A September 1991 cable signed by then U.S. charge d’affaires James Collins and recently declassified captures the mood around the Karabakh conflict as measured from the U.S. embassy in Moscow shortly after the declarations of independence by Azerbaijan and Nagorno Karabakh, and days before Armenia’s referendum on independence.
“Now that the Soviet leash is disappearing, the two republics are sniffing each other warily,” Collins wrote and warned that “dogs let off their leads sometimes get into real fights.”
The death toll from Armenian-Azerbaijani violence that began in February 1988 had by then climbed into hundreds. Throughout September 1991, low-intensity fighting was taking place in the very north and south of Nagorno Karabakh, in Shahumyan and Hadrut districts, respectively, where Armenian volunteers fought against Azerbaijani police forces that until August putsch attempt in Moscow were backed by Soviet internal security forces and the army. Stepanakert remained under control of the Soviet security forces and Armenian self-defense was operating largely underground.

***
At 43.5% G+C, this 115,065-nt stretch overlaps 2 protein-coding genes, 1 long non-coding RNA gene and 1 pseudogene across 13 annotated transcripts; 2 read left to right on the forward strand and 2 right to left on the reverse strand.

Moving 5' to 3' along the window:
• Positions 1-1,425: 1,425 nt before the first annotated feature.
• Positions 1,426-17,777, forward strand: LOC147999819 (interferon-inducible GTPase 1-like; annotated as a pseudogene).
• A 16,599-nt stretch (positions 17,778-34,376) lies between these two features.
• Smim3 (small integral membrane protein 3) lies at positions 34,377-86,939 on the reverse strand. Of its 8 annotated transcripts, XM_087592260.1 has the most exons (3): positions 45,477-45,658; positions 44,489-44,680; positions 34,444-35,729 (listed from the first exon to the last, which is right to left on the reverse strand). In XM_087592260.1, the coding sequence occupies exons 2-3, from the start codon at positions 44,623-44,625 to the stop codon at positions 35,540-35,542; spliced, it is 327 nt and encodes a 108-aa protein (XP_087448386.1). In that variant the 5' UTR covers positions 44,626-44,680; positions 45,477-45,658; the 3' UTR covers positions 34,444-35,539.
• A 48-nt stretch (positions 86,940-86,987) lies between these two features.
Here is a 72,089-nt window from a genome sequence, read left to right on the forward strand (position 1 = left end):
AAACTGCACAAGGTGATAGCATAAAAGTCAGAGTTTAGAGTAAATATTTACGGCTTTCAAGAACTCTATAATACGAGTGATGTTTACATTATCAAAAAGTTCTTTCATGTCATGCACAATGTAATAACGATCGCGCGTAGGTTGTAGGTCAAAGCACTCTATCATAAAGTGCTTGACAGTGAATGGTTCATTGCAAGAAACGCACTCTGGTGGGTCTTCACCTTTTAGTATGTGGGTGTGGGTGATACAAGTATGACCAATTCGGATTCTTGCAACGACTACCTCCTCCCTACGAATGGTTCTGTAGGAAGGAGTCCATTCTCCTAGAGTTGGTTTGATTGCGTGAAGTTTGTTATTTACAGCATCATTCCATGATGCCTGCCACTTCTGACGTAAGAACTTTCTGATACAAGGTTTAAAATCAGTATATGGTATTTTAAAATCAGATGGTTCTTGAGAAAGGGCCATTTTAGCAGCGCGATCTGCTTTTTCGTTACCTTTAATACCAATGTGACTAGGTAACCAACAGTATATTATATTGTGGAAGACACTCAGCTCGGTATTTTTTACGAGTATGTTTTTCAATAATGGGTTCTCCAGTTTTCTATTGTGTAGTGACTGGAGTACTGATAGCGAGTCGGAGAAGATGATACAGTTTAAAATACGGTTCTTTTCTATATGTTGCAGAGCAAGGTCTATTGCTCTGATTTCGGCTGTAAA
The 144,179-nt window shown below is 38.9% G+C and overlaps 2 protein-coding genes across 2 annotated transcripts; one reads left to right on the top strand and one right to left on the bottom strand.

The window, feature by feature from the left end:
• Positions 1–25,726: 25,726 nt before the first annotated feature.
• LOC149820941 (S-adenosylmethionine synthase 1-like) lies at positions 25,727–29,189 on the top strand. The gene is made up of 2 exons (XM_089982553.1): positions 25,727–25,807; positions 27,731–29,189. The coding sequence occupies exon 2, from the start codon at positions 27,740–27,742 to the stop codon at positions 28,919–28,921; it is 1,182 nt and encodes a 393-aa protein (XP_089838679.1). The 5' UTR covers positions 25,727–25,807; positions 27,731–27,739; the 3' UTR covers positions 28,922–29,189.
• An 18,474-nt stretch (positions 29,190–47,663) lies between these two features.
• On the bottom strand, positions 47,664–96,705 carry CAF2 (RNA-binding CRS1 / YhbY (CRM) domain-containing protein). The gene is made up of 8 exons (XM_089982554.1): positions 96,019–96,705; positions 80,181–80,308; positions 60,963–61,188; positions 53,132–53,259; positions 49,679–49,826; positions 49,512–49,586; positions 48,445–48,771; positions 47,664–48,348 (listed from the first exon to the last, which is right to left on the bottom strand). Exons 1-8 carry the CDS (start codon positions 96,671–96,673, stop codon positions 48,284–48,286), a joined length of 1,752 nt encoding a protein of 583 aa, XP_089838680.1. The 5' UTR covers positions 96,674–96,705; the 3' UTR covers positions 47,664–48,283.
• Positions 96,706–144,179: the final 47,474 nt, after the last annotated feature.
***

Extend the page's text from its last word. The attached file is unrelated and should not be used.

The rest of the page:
“On September 2, the Nagorno-Karabakh Autonomous Oblast and the predominantly Armenian Shaumanovskiy (sic) region of Azerbaydzhan (sic) together proclaimed a “Nagorno-Karabakh Republic” independent of Azerbaydzhan,” Collins wrote. “The move was clearly coordinated with Armenia – president Ter-Petrossian called for republic status for autonomous regions at the Congress of People’s Deputies in Moscow the same day.”
At the same time, “members of the Armenian Supreme Soviet, in Moscow for the Congress, told us September 4 they actually welcome Azerbaydzhan’s declaration of independence, and hope it will be a force for stability and responsible behavior…”
Collins’ own assessment was pessimistic. Noting the precarious political position of then Azerbaijani president Ayaz Mutalibov, the U.S. diplomat predicted that he “may now try to stoke up [the anti-Armenian] hatred to shore up his own internal position.”
Indeed, the Azerbaijani forces, at the time in control of high ground and effectively encircling Stepanakert, began launching artillery attacks the town soon after the independence declaration. Subsequent and ultimately successful Armenian efforts to break the siege of Stepanakert led to expansion in fighting and full-scale war from 1992 to 1994.
Rather than securing his position, the escalation and associated military setbacks forced Mutalibov to resign in March 1992. Curiously, Collins also suggested that both Turkey and Armenia would prefer to see Heydar Aliyev and “Nakhichevani element” return to power in Azerbaijan. This materialized in June 1993.